FIG. 8 illustrates an exemplary system 70 utilizing leadframe-based optical assemblies of the present invention. As shown, system 70 includes a printed circuit board 72 with a plurality of different leadframe-based optical assemblies attached thereto. In some instances, it may be desirous to allow the attached optical assembly a degree of motion (e.g., 1-10 mil) with respect to printed circuit board 72. That is, to allow the assembly to "float" with respect to the plane established by top surface 73 of printed circuit board 72. The motion of the optical assembly may then be used to accommodate for variations in the angle and position of the incoming fiber attachment (not shown). Accordingly, a first leadframe-based assembly 74 (similar in design to that illustrated in FIG. 2), may be formed utilizing relatively thin and flexible leads 14,16, with leads 14,16 being attached to top surface 73 of printed circuit board 72. As shown in FIG. 2, leads 14,16 may be designed to incorporate such flexibility by forming tapered leads. In particular, the leads may be tapered from a width of approximately 20 mil at the site of the optical device attachment to a width of approximately 10 mil at the attachement to printed circuit board 72. The thickness of the leads may also be tapered. In general, the leads are tapered to provide the desired flexibility without sacrificing the integrity of the electrical attachment to printed circuit board 72. Thus, fiber ferrule 36 of optical assembly 74, illustrated as being disposed along the z-direction of printed circuit board 72, will be able to accommodate motions, as indicated by the arrows in FIG. 8, to facilitate the attachment of a communication optical fiber (not shown). A second leadframe-based assembly 76, similar in design to that illustrated in FIG. 4, is also illustrated in FIG. 8. In this case, assembly 76 is mounted to provide attachment for leads 14,16 as well as thermal dissipation leads 46,48. In this particular arrangement, fiber ferrule 36 is illustrating as exiting circuit board 64 in the y-direction such that a communication fiber may then be attached thereto. Again, the utilization of flexibility leads provides for some degree of motion of ferrule 36, as illustrated in FIG. 8. For most applications, it may be desired for the fibers to exit the circuit board in the same direction. The various options are being illustrated here solely for the sake of discussion.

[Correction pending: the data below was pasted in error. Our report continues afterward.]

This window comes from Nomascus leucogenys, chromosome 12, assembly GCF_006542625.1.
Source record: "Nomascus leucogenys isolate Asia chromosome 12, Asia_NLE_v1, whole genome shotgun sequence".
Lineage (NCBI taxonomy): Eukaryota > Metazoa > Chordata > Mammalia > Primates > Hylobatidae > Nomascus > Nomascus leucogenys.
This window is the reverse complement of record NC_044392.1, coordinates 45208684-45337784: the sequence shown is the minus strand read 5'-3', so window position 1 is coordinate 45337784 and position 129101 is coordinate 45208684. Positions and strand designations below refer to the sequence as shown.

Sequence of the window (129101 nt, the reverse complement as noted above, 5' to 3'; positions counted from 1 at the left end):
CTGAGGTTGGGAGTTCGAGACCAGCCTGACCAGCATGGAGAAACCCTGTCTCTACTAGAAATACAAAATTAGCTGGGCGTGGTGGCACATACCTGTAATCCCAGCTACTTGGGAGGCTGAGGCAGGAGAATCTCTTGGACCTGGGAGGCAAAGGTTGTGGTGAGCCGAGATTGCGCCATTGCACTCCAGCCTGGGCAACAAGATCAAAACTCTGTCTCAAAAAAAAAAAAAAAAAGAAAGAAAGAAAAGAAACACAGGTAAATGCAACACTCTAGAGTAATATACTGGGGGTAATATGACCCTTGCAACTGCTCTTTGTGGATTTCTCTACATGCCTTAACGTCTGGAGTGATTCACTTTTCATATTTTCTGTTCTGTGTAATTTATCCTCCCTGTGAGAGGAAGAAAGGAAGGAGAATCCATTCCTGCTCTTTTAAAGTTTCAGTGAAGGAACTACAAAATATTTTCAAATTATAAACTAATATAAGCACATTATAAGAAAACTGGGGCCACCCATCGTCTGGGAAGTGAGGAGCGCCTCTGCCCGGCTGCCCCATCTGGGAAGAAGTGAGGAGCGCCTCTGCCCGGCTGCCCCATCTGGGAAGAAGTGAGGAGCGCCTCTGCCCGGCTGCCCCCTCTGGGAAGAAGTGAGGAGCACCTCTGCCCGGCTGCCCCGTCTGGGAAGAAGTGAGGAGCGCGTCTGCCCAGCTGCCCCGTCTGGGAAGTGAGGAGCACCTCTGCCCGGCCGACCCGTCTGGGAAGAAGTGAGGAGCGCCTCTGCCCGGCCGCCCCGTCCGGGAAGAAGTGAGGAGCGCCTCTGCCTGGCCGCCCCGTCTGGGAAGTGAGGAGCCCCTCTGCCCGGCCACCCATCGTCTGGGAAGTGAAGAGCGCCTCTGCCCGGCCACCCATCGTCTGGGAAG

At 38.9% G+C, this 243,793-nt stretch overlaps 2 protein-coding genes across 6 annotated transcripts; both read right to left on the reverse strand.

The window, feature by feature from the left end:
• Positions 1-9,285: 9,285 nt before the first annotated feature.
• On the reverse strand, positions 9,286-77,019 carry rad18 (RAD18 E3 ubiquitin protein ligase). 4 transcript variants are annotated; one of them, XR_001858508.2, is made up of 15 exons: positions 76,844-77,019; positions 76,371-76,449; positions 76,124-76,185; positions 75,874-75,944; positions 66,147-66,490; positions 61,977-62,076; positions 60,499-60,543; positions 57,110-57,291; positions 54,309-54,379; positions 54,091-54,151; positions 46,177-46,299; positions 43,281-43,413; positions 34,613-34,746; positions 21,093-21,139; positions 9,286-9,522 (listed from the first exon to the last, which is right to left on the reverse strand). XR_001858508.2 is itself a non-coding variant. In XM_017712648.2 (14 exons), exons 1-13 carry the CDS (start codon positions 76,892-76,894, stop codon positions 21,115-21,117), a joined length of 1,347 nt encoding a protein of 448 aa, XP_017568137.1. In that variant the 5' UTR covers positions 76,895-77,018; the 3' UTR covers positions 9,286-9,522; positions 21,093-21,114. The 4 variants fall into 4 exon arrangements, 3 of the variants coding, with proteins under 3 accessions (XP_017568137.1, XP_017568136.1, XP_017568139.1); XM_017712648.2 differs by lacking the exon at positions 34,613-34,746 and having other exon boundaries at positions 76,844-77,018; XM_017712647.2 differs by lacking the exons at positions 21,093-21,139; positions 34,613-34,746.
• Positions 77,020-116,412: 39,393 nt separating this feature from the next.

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Classifications
U.S. Classification385/88, 257/99
International ClassificationG02B6/42
Cooperative ClassificationG02B6/4202, G02B6/42, G02B6/4204
European ClassificationG02B6/42C3, G02B6/42C2, G02B6/42
Legal Events
DateCodeEventDescription
Sep 25, 2003FPAYFee payment
Year of fee payment: 12
Aug 30, 1999FPAYFee payment
Year of fee payment: 8
Jul 31, 1995FPAYFee payment
Year of fee payment: 4
Aug 7, 1990ASAssignment
Owner name: AMERICAN TELEPHONE AND TELEGRAPH COMPANY, NEW YORK
Free format text: ASSIGNMENT OF ASSIGNORS INTEREST.;ASSIGNOR:MURPHY, EDMOND J.;REEL/FRAME:005406/0845
Effective date: 19900807